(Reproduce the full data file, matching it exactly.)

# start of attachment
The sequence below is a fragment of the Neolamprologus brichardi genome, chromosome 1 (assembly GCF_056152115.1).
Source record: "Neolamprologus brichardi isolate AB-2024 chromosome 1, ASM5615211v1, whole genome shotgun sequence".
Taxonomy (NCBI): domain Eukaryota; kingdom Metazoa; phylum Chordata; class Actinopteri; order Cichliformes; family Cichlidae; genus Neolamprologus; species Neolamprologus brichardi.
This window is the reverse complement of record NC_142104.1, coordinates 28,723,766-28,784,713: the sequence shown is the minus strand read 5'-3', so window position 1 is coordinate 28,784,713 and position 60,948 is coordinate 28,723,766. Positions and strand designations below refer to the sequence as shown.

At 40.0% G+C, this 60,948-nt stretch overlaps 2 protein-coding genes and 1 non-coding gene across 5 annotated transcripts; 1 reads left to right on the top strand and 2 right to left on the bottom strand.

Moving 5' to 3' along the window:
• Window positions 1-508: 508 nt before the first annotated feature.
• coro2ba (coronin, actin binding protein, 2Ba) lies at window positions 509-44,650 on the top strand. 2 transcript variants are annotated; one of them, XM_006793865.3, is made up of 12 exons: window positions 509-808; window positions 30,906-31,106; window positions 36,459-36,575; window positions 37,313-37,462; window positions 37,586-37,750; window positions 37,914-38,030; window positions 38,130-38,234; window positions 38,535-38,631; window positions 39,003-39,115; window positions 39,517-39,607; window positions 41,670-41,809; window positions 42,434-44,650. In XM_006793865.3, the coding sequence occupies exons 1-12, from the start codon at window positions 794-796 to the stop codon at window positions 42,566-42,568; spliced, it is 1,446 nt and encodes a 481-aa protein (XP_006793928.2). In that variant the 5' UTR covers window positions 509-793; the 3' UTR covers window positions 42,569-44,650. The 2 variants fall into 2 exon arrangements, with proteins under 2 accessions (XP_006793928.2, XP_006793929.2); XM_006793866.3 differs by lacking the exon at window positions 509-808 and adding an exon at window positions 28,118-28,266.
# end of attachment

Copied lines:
The sequence below is a fragment of the Neolamprologus brichardi genome, chromosome 1 (assembly GCF_056152115.1).
Source record: "Neolamprologus brichardi isolate AB-2024 chromosome 1, ASM5615211v1, whole genome shotgun sequence".
Taxonomy (NCBI): domain Eukaryota; kingdom Metazoa; phylum Chordata; class Actinopteri; order Cichliformes; family Cichlidae; genus Neolamprologus; species Neolamprologus brichardi.
This window is the reverse complement of record NC_142104.1, coordinates 28,723,766-28,784,713: the sequence shown is the minus strand read 5'-3', so window position 1 is coordinate 28,784,713 and position 60,948 is coordinate 28,723,766. Positions and strand designations below refer to the sequence as shown.

At 40.0% G+C, this 60,948-nt stretch overlaps 2 protein-coding genes and 1 non-coding gene across 5 annotated transcripts; 1 reads left to right on the top strand and 2 right to left on the bottom strand.

Moving 5' to 3' along the window:
• Window positions 1-508: 508 nt before the first annotated feature.
• coro2ba (coronin, actin binding protein, 2Ba) lies at window positions 509-44,650 on the top strand. 2 transcript variants are annotated; one of them, XM_006793865.3, is made up of 12 exons: window positions 509-808; window positions 30,906-31,106; window positions 36,459-36,575; window positions 37,313-37,462; window positions 37,586-37,750; window positions 37,914-38,030; window positions 38,130-38,234; window positions 38,535-38,631; window positions 39,003-39,115; window positions 39,517-39,607; window positions 41,670-41,809; window positions 42,434-44,650. In XM_006793865.3, the coding sequence occupies exons 1-12, from the start codon at window positions 794-796 to the stop codon at window positions 42,566-42,568; spliced, it is 1,446 nt and encodes a 481-aa protein (XP_006793928.2). In that variant the 5' UTR covers window positions 509-793; the 3' UTR covers window positions 42,569-44,650. The 2 variants fall into 2 exon arrangements, with proteins under 2 accessions (XP_006793928.2, XP_006793929.2); XM_006793866.3 differs by lacking the exon at window positions 509-808 and adding an exon at window positions 28,118-28,266.